When I speak about a way to engage new members early in their membership by using an Association Value Trigger Point (AVTP), association professionals often ask me if their association should have just one AVTP or should we have many for our different members?
I find that association’s that have an AVTP put a lot of time, effort, and resources into their AVTP so funneling new members through one great experience is recommended. However, how your AVTP takes shape does depend very much on how similar or how diverse your new members are.
Content Oriented AVTP for Homogeneous New Members
Your new members may be very similar, for example, they may tend to join at a career milestone i.e. new-to-the-profession, new manager, or new business owner. If they are very similar, likely they are experiencing few common problems that all professionals at that career stage experience. In this case, we can feature or develop an AVTP that addresses the fundamental problem or particular set of challenges that professionals like them have.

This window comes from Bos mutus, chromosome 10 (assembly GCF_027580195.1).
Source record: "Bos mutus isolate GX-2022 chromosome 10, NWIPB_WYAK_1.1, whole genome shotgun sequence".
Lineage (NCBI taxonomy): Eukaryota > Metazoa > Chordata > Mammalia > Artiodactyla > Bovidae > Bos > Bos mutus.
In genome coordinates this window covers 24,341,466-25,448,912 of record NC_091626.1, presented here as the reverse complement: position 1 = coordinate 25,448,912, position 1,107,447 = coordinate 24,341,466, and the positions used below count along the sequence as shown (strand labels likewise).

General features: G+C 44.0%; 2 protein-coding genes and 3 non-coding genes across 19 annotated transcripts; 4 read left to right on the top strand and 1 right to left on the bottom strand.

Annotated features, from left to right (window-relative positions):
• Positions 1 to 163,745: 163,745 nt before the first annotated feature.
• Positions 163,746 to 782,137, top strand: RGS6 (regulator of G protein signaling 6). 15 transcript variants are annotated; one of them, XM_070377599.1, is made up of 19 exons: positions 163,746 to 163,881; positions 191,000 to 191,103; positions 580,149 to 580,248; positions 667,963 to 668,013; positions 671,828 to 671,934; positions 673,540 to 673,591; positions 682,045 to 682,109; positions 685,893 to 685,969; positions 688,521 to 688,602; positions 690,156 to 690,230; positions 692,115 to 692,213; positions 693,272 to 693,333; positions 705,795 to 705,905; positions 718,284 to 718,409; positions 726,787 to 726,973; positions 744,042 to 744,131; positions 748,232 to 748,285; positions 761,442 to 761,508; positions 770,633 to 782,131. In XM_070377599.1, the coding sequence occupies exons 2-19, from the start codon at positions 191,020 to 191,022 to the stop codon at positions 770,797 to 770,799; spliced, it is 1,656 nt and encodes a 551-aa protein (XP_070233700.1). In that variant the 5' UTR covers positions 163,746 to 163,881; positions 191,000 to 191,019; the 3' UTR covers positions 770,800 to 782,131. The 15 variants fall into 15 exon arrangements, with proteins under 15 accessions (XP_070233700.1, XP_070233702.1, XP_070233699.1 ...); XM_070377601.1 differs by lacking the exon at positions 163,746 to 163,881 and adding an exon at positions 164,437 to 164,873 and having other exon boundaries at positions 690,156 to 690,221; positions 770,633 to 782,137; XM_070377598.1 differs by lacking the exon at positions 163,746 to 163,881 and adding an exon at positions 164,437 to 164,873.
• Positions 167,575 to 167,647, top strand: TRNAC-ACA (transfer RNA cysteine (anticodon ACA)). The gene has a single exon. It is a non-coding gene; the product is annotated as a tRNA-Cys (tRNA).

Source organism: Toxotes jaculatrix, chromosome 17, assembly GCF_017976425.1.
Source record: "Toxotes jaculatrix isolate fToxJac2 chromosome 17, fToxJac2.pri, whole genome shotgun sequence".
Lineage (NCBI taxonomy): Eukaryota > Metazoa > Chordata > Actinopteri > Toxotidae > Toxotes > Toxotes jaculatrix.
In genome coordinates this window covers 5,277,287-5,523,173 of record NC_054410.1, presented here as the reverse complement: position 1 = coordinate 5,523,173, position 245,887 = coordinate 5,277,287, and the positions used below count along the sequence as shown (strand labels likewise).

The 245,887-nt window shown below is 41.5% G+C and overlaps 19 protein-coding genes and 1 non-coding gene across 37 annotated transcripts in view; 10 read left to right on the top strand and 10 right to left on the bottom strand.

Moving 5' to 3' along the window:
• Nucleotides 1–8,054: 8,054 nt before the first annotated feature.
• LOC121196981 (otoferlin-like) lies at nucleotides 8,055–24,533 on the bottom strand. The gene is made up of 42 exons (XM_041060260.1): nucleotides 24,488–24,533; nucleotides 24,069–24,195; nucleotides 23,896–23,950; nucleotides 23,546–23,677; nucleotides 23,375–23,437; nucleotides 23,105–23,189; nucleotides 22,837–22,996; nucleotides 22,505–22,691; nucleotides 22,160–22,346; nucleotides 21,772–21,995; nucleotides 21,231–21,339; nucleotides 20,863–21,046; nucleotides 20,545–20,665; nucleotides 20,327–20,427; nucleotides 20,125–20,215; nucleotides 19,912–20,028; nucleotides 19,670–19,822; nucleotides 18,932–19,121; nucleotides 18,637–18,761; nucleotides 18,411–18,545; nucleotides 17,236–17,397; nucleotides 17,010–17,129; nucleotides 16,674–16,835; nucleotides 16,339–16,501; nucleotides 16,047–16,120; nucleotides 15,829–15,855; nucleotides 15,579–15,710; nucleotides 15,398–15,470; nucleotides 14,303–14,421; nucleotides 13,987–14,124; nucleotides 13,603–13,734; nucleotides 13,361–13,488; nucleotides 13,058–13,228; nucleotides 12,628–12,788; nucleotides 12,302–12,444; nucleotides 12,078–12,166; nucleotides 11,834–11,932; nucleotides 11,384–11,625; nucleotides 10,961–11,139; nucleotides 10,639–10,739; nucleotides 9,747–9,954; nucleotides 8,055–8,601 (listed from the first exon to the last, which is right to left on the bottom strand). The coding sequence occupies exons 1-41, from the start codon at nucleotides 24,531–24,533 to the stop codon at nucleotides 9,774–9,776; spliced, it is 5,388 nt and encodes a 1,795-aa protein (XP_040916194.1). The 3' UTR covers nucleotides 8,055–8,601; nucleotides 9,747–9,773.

Here is an example. New members of one association are new to their role. They are excited about the new role but also filled with apprehension because in this new role they will have a lot of responsibility. This Association’s Value Trigger Point is in-depth training which gives these professionals a framework for success. In the space of a handful of days, new members move from apprehension to confidence.
High Touch AVTP for Diverse New Members
At other associations new members are so diverse they all come with very different problems. Another association is like this. Their new members join at all different career stages, some own small companies, some work for Fortune 500 corporations, members are in at least eight different professions, but all work within one industry. In this case, we can’t identify one or a few common problems to be solved; the new members are just too diverse. Instead, a high touch AVTP may work best. Larger associations may be able to use a very sophisticated marketing automation system to direct new members, based on their demographics, to resources just for them. Smaller organizations may find that phone calls to each new member within days after they join adds value. These calls serve as a welcome and also after asking new members some questions about their interests and challenges we can then direct them to just a couple of resources, or an event, or another member that can help them.
The earlier we can engage new members the better. For many more ideas on how to start forming a relationship with your newest members check out my latest research-based Ebook, Fueling Exceptional New Member Experiences: Strategies for Onboarding, Engagement, and Retention.